Spyware and Guns at the SEC

Chidem Kurdas

Behind the icy glass façade of the US Securities and Exchange Commission is allegedly a seething den full of schemes, corruption, sexual affairs and savage retribution against whistle blowing. The claims come from a lawsuit filed by David Weber, former assistant inspector general for investigations at the SEC watchdog, Office of the Inspector General.

He is suing the Commission and its chairperson Mary Schapiro personally for at least $20 million, possibly several times that. He says SEC officers retaliated by destroying his career after he warned them that he would disclose a breach of computer security, caused by SEC staff, at stock exchanges.

The complaint describes an amazing array of debacles. Sexual misconduct by long-time SEC inspector general David Kotz – now in the private sector – is the least of it. But probably the gravest charge is that SEC personnel allowed hackers access to key information about the computer network infrastructure of the NYSE, NASDAQ and other exchanges.

The exchanges provided the SEC with this information in compliance with regulatory requirements.

SEC officers took with them unencrypted laptops containing the information when they attended an IT security conference at Las Vegas called the “Black Hat” event,  known to attract numerous hackers. Later their computers were found to have spyware or malware installed. “This suggests that SEC information or stock exchange information was potentially accessed by unknown individuals,” according to the complaint.

Mr. Weber was investigating the matter. “These breaches were caused by either the intentional or grossly negligent mishandling of sensitive computer equipment and data by SEC employees and management officials, all while the SEC failed to warn each of the affected exchanges of the breach,” he alleges.

He says this may be intentional because it  is difficult “to imagine that the SEC’s top computer security experts would innocently carry unencrypted laptops containing the architecture and trading engines of the top stock exchanges to a convention of hackers, travel overseas with the computers, have spyware or malware on their computers, and later mislead investigators as to precautions taken with their government equipment.”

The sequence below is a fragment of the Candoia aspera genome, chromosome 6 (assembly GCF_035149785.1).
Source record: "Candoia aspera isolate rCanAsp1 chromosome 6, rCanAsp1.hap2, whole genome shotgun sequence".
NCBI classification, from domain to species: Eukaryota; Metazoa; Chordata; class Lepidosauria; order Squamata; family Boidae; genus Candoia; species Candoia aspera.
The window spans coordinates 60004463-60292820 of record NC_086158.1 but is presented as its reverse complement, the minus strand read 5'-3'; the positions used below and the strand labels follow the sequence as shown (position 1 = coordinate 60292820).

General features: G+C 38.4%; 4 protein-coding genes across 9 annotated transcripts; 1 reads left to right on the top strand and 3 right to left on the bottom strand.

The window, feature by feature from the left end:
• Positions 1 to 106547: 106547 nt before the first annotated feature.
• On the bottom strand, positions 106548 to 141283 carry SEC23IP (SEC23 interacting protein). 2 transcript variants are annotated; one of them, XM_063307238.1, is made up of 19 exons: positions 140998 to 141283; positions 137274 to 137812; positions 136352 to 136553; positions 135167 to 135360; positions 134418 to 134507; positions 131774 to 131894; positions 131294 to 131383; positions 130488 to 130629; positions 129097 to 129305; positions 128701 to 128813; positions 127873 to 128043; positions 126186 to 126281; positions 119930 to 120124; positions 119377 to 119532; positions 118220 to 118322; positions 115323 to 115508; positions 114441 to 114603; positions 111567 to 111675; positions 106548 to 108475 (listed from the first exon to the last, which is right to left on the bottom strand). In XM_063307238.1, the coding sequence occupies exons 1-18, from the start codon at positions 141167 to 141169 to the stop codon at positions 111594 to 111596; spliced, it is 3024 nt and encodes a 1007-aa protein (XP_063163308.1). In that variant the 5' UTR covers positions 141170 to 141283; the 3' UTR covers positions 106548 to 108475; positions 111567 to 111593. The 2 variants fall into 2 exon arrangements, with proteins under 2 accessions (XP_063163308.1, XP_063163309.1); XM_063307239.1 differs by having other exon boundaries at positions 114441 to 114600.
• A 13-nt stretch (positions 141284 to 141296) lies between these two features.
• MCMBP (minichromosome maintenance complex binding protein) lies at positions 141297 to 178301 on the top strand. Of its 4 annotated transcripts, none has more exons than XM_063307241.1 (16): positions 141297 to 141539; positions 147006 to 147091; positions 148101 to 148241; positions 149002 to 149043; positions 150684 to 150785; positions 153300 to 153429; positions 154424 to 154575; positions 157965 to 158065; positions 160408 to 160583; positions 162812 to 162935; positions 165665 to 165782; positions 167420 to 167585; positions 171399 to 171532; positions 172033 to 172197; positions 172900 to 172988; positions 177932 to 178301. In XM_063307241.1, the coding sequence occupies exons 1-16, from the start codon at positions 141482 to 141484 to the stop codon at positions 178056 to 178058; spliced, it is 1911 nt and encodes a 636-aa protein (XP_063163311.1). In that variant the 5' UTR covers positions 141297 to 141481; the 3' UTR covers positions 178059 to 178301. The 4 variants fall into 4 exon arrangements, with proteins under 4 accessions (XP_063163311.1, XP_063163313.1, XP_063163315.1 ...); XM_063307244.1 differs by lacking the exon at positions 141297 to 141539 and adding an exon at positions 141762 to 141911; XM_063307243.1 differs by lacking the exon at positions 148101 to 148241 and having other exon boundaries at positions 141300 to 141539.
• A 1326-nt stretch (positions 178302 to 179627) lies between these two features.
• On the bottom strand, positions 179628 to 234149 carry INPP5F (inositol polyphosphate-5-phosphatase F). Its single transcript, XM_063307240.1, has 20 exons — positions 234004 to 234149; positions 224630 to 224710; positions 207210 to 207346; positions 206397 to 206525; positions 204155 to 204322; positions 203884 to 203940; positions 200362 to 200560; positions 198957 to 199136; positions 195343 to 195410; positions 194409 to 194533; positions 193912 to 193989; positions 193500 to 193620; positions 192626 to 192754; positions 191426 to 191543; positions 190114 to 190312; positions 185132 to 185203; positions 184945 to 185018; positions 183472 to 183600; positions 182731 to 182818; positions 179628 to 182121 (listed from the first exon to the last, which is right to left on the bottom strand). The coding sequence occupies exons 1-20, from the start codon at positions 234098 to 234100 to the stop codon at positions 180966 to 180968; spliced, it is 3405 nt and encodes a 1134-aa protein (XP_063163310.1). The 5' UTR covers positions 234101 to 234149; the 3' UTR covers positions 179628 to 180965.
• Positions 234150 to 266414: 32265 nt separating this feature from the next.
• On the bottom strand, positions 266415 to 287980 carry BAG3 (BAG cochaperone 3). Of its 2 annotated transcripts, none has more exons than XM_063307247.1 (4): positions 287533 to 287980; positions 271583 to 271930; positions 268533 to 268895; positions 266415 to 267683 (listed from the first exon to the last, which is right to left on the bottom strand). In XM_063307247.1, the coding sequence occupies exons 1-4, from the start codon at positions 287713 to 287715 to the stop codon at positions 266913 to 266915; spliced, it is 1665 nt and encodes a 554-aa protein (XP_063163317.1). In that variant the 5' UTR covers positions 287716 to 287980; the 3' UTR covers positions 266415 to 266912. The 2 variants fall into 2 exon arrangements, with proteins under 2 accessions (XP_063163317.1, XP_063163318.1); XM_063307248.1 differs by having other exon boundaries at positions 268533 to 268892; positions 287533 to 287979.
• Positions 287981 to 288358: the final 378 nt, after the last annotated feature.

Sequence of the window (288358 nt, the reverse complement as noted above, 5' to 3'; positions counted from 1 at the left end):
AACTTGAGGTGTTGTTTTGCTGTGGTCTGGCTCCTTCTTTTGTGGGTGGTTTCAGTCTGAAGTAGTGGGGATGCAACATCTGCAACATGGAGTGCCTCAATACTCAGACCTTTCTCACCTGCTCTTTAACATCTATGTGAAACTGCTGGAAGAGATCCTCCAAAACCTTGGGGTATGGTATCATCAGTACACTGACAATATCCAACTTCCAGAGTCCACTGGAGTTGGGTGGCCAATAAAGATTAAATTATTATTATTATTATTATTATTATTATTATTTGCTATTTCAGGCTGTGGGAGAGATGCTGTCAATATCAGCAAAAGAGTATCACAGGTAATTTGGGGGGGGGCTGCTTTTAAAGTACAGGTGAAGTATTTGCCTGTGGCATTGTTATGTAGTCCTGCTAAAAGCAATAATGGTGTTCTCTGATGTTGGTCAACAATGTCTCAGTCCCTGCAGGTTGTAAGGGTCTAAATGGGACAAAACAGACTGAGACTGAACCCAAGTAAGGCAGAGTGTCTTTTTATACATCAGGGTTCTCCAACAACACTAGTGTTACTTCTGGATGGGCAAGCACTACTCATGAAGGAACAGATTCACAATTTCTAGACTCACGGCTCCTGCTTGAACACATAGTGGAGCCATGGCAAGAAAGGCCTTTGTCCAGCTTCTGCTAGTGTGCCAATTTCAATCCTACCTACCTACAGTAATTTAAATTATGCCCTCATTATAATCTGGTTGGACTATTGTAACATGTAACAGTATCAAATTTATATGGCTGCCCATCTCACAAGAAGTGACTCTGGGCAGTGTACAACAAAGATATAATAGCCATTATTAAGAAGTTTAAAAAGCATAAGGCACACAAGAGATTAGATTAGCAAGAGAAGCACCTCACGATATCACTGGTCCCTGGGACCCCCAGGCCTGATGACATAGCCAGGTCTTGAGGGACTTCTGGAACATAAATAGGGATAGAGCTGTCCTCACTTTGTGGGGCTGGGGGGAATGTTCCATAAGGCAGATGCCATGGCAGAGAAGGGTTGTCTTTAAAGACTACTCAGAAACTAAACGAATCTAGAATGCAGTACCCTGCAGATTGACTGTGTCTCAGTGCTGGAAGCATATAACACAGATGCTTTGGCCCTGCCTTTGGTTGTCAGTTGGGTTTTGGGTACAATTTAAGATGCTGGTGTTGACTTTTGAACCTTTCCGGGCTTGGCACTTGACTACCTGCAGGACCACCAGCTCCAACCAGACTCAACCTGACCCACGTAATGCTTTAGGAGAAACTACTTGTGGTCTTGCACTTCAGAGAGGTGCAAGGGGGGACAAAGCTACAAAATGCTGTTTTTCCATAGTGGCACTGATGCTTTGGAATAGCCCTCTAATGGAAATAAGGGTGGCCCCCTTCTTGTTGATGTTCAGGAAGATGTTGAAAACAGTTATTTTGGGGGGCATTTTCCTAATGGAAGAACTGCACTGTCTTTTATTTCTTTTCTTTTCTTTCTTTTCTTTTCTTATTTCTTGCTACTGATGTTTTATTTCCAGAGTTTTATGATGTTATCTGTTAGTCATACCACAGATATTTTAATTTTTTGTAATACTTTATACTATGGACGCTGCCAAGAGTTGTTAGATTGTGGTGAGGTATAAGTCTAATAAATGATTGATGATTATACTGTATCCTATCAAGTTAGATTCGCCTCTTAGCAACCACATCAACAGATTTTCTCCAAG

Apparently this May he told the SEC leadership, including Schapiro, that they should inform the exchanges and Congress about the possible breach and if they did not he would do so as required of the Office of the Inspector General.

The very next day, he was met by armed guards when he tried to enter the SEC building and told to stay away. Stories appeared in the media that he was a dangerous man and packed a gun—he did so legally; this is not unusual for investigators.

According to the complaint, SEC officials made “malicious and defamatory statements against him in the news media, leaking personal information about him in violation of the Privacy Act.” These leaks were used against him in a custody battle for his children. The SEC fired him at the end of October.

Are his complaints true? What can be said for certain is that the SEC has an established pattern of retaliating against staffers who make the top brass look bad. The most egregious of these retaliations was against Julie Preuitt, the extremely capable SEC examiner who discovered the Ponzi scheme of Allen Stanford—see Political Sticky Wicket: The Untouchable Ponzi Scheme of Allen Stanford

Higher level bureaucrats chose not to seriously pursue Stanford for almost 12 years while Ms. Preuitt kept pushing for an investigation that would subpoena him and his associates. Eventually she was punished by being removed from her position, sidelined and ostracized. Stanford was finally nabbed in 2009.

So it is plausible enough that Weber, posing a greater threat to the interests of higher-ups in the bureaucracy, would be meted even worse treatment.

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3 Responses to “Spyware and Guns at the SEC”

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